Performative Screening

Please join EAI for a special performative screening with artist Trisha Baga. Celebrating our 40th anniversary, EAI now looks towards the coming decade with a series of projects featuring young artists whose works are redefining the use of the moving image in contemporary art.


Tuesday, July 12, 2011
6:30 pm

Electronic Arts Intermix (EAI)
535 West 22nd Street, 5th floor
New York, NY 10011

Admission $ 7.00 / Students $ 5.00
Please note: Seating is limited.
Reservations are required.

EAI presents a performative screening with artist Trisha Baga, an artist whose work blurs the line between video and performance. Interested in the inherent qualities and meanings of ordinary objects and occurrences, Baga uses performance to open up a phenomenological space for facing the "common things" that surround us—chance compositions created by objects in her bedroom, an image of a dog on her computer's desktop, Madonna's celebrity, the light from a video projector refracting off a disco ball. Her work foregrounds distraction as a methodology, using the logic of the web and hyperlinks to unite the phenomena she encounters. In her art, Baga browses, discovering without seeking, relying on accident, intuition and technological processes to chart her course.

Baga pursues an improvisational approach to cinema as she explores the relationship of the body and the screen. Using video projection as a set, a prop and a character, Baga takes on the roles of director, screenwriter, editor, actor and location scout in real time. In a circular chain of events, her open-ended videos—tailored and refreshed for each presentation—drive her performance, while Baga directs the video from her laptop.

At EAI, Baga will place her video works—along with photos, raw footage, performance elements and super-8 home movies shot by her parents—in screensaver software that will randomly select clips to screen. Interested in the screensaver as a device for creating narrative and generating the appearance of order, Baga will allow the software to curate her presentation. Taking her cues from the projected images, she will respond through performance and dialogue. Presented in random order, Baga's works and interests will be freed from traditional metrics such as chronology or medium, foregrounding emergent properties and the unexpected.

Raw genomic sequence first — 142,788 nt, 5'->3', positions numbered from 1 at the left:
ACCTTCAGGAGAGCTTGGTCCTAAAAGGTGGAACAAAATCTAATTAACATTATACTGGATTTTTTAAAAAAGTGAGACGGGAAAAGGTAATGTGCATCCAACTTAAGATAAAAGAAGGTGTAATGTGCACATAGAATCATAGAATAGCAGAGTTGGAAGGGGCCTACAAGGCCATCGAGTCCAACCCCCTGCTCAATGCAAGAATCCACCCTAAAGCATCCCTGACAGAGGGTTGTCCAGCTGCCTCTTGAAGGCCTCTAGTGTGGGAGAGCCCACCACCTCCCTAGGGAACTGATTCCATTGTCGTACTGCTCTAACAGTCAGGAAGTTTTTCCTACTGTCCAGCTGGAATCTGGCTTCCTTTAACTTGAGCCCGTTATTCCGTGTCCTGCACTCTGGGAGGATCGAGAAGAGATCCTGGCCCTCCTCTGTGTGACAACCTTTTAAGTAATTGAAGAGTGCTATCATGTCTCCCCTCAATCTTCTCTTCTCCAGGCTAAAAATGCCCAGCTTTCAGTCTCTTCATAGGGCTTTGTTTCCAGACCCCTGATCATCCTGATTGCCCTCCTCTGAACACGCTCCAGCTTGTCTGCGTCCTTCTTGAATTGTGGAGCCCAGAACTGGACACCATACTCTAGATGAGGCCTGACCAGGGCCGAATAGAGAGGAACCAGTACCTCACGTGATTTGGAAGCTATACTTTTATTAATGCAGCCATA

Trisha Baga was born in Venice, Florida in 1985. She studied at The Cooper Union, New York and the Milton Avery School of Art at Bard College, where she graduated with an MFA in 2010. Baga has exhibited her work internationally, including exhibitions and performances at Vilma Gold, London; LAXART, Los Angeles; El Centro Cultural Montehermoso, Montehermoso, Vitoria-Gasteiz, Spain; and in New York at Evas Arche und der Feminist, Greene Naftali Gallery, the Greater New York 2010 Cinema Program at PS1, Art in General, Artists Space, and Anthology Film Archives; among others. Baga lives and works in New York City.


TRISHA BAGA is part of an ongoing series of events and projects marking EAI's 40th anniversary year. For more information about upcoming programs in this series, please click here.


EAI: Celebrating 40 Years

Founded in 1971, Electronic Arts Intermix (EAI) is one of the world's leading nonprofit resources for video art. A pioneering advocate for media art and artists, EAI fosters the creation, exhibition, distribution and preservation of video art and digital art. EAI's core program is the distribution and preservation of a major collection of over 3,500 new and historical media works by artists. EAI's activities include viewing access, educational services, extensive online resources, and public programs such as artists' talks, exhibitions and panels. The Online Catalogue is a comprehensive resource on the artists and works in the EAI collection, and also features extensive materials on exhibiting, collecting and preserving media art:

Electronic Arts Intermix   535 West 22nd Street, 5th Floor   New York, NY 10011   t (212) 337-0680   f (212) 337-0679


This program is supported, in part, by public funds from the New York City Department of Cultural Affairs.